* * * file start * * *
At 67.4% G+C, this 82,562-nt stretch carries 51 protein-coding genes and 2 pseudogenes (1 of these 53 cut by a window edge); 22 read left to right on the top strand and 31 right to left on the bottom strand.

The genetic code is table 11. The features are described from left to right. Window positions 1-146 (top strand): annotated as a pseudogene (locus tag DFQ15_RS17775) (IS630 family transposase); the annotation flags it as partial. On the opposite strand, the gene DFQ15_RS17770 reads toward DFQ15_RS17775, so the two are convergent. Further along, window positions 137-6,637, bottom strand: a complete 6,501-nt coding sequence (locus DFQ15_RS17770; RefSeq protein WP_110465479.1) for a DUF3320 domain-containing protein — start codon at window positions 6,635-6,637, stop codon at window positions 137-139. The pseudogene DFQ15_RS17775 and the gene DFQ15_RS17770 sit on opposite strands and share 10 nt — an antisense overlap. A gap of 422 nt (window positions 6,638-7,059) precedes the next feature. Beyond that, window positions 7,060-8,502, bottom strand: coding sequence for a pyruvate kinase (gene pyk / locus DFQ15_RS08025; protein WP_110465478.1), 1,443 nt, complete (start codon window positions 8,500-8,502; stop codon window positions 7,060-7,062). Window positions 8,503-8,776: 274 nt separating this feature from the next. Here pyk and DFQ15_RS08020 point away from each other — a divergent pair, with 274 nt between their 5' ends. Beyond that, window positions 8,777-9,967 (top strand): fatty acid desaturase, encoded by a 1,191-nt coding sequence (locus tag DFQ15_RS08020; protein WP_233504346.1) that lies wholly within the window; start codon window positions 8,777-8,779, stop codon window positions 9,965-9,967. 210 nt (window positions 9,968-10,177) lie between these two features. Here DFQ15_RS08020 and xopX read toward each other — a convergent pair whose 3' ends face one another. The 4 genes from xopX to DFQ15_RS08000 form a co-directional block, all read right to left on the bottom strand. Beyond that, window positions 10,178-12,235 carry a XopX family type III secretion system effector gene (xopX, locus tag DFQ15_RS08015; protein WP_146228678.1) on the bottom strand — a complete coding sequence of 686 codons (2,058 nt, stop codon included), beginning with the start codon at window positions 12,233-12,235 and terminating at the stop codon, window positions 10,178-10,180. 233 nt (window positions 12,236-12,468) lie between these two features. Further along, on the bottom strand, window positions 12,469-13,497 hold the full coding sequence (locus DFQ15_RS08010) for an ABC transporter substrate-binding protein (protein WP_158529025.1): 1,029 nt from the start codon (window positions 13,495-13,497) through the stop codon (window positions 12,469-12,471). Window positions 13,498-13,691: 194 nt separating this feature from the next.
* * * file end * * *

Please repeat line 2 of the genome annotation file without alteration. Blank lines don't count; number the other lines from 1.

The genetic code is table 11. The features are described from left to right. Window positions 1-146 (top strand): annotated as a pseudogene (locus tag DFQ15_RS17775) (IS630 family transposase); the annotation flags it as partial. On the opposite strand, the gene DFQ15_RS17770 reads toward DFQ15_RS17775, so the two are convergent. Further along, window positions 137-6,637, bottom strand: a complete 6,501-nt coding sequence (locus DFQ15_RS17770; RefSeq protein WP_110465479.1) for a DUF3320 domain-containing protein — start codon at window positions 6,635-6,637, stop codon at window positions 137-139. The pseudogene DFQ15_RS17775 and the gene DFQ15_RS17770 sit on opposite strands and share 10 nt — an antisense overlap. A gap of 422 nt (window positions 6,638-7,059) precedes the next feature. Beyond that, window positions 7,060-8,502, bottom strand: coding sequence for a pyruvate kinase (gene pyk / locus DFQ15_RS08025; protein WP_110465478.1), 1,443 nt, complete (start codon window positions 8,500-8,502; stop codon window positions 7,060-7,062). Window positions 8,503-8,776: 274 nt separating this feature from the next. Here pyk and DFQ15_RS08020 point away from each other — a divergent pair, with 274 nt between their 5' ends. Beyond that, window positions 8,777-9,967 (top strand): fatty acid desaturase, encoded by a 1,191-nt coding sequence (locus tag DFQ15_RS08020; protein WP_233504346.1) that lies wholly within the window; start codon window positions 8,777-8,779, stop codon window positions 9,965-9,967. 210 nt (window positions 9,968-10,177) lie between these two features. Here DFQ15_RS08020 and xopX read toward each other — a convergent pair whose 3' ends face one another. The 4 genes from xopX to DFQ15_RS08000 form a co-directional block, all read right to left on the bottom strand. Beyond that, window positions 10,178-12,235 carry a XopX family type III secretion system effector gene (xopX, locus tag DFQ15_RS08015; protein WP_146228678.1) on the bottom strand — a complete coding sequence of 686 codons (2,058 nt, stop codon included), beginning with the start codon at window positions 12,233-12,235 and terminating at the stop codon, window positions 10,178-10,180. 233 nt (window positions 12,236-12,468) lie between these two features. Further along, on the bottom strand, window positions 12,469-13,497 hold the full coding sequence (locus DFQ15_RS08010) for an ABC transporter substrate-binding protein (protein WP_158529025.1): 1,029 nt from the start codon (window positions 13,495-13,497) through the stop codon (window positions 12,469-12,471). Window positions 13,498-13,691: 194 nt separating this feature from the next.